The four pieces of heavy artillery now standing in silent guard over Capitol Square are not merely symbolic protectors, but actual pieces of armament produced during the Civil War and intended for use in that conflict.

The tradition of having artillery pieces on display in public areas is a very old one, and before these Civil War cannons adorned the grounds there were several cannons brought out of storage at the Ohio Arsenal and displayed on the Statehouse lawn. An 1881 newspaper article states that these guns, trophies of the Mexican War, were "a great curiosity, they being very much behind the times."

On display at each of the corners of the Statehouse are four cannons, two six pounders and two 12 pounders. The cannons are made of bronze and have smooth bores. All four of these guns were created in the Cincinnati foundry of Miles Greenwood in 1864, and though intended for active service, by the time of their completion much of the war was over. The term "pounder" refers to the maximum weight of the projectile each could fire. A so-called 12 pounder, also referred to as a "Napoleon", could send a twelve pound object up to 6,000 feet, making them effective weapons for offensive and defensive operations.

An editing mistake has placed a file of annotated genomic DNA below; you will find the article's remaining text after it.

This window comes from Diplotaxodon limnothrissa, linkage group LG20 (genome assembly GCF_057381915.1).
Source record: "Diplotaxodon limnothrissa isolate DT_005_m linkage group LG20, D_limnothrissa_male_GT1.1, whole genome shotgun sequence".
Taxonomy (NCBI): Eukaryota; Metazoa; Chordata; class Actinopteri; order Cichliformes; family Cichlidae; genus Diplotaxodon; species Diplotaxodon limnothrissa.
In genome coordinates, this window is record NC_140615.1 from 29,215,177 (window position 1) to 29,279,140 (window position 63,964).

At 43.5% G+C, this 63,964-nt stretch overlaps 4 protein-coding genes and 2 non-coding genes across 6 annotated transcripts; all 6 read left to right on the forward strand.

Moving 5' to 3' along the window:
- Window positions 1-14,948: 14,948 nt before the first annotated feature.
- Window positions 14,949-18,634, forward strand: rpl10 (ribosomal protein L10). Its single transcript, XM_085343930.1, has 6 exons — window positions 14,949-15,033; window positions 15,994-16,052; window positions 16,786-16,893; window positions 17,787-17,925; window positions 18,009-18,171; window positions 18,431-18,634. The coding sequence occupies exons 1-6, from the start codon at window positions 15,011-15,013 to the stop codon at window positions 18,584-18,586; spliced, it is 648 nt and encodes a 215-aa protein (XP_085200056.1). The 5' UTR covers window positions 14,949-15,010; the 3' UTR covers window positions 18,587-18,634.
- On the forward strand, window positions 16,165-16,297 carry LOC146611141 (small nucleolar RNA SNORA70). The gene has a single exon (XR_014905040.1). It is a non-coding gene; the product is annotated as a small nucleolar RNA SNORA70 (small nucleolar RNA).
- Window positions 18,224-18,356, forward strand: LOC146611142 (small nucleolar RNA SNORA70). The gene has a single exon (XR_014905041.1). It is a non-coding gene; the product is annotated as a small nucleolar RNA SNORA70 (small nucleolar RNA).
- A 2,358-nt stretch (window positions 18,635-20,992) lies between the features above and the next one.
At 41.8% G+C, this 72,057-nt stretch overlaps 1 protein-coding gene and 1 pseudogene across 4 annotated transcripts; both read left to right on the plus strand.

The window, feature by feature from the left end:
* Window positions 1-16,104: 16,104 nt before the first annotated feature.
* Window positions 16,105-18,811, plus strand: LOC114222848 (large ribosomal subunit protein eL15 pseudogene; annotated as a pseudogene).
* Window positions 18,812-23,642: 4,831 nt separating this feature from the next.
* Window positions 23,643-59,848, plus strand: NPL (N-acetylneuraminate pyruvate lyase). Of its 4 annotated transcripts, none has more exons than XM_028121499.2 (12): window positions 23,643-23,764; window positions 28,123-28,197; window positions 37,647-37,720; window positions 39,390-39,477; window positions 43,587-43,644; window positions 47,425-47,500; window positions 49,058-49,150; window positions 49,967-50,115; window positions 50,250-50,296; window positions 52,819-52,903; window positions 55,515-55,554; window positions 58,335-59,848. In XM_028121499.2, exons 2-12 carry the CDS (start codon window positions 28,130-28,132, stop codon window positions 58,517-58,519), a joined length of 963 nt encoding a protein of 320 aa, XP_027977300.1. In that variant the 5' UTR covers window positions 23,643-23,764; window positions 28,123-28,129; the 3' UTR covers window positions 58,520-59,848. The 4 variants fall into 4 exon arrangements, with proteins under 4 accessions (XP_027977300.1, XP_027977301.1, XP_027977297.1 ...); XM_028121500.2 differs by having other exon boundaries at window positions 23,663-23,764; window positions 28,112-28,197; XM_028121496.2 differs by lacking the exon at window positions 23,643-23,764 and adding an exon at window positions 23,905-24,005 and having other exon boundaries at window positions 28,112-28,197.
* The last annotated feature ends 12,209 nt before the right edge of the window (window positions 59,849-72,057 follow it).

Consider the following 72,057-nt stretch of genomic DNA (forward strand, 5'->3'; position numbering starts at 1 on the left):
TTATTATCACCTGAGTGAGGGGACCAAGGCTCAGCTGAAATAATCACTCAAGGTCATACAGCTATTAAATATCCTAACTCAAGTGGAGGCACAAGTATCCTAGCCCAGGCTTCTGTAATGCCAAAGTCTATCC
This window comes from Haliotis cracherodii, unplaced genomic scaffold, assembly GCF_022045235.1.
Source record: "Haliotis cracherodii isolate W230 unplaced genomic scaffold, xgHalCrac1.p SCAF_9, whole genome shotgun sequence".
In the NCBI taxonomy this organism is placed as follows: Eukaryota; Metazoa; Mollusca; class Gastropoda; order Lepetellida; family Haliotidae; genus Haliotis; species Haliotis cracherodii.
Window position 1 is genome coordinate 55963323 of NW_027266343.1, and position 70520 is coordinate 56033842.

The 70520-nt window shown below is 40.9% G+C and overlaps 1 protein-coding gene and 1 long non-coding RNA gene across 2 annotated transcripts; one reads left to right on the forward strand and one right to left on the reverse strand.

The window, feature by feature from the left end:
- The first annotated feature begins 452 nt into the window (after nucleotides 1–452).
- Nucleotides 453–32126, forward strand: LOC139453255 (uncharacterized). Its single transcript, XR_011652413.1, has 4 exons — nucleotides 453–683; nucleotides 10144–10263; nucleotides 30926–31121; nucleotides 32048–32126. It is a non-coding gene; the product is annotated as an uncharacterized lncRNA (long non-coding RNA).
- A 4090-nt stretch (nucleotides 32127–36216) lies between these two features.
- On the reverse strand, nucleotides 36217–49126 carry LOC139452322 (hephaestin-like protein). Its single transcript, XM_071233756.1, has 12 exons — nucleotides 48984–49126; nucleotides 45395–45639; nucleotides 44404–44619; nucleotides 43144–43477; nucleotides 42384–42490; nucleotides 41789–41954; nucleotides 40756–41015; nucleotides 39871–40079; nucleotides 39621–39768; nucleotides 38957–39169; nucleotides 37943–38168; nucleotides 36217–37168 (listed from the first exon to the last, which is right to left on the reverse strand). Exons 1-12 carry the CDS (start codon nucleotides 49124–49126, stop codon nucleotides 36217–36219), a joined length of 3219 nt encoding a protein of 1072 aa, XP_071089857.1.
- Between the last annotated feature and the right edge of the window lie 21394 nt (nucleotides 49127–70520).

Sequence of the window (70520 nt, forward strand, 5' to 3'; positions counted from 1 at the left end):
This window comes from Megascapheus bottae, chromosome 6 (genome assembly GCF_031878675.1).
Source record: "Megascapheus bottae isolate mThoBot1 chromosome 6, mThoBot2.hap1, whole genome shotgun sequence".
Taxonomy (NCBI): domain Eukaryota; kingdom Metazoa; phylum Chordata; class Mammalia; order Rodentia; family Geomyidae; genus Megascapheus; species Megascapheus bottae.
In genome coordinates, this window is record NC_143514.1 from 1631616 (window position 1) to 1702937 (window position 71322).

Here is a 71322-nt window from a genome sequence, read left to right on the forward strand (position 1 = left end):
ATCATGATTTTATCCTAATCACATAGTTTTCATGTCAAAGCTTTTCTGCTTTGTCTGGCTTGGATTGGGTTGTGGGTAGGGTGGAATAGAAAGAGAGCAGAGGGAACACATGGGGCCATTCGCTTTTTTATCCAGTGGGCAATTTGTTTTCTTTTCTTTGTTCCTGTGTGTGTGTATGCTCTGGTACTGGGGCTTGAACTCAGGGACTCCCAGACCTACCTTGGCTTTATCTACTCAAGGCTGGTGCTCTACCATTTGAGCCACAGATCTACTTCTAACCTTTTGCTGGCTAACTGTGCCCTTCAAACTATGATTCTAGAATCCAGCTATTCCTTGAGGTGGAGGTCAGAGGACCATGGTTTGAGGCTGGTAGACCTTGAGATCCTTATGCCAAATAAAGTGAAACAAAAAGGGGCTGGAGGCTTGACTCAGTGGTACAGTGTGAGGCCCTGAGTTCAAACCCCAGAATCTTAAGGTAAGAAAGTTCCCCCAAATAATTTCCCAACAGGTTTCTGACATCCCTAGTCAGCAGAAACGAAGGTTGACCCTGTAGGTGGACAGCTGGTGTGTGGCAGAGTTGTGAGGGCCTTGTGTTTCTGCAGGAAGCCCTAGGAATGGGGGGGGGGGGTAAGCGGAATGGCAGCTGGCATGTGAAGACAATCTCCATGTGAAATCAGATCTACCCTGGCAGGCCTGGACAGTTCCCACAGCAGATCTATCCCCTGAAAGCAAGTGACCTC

All four of these guns were extensively restored in 1995. While the bronze cannon barrels themselves are totally original, the wooden carriages they rest upon are new work. They are completely useable and are often fired for ceremonial and educational events.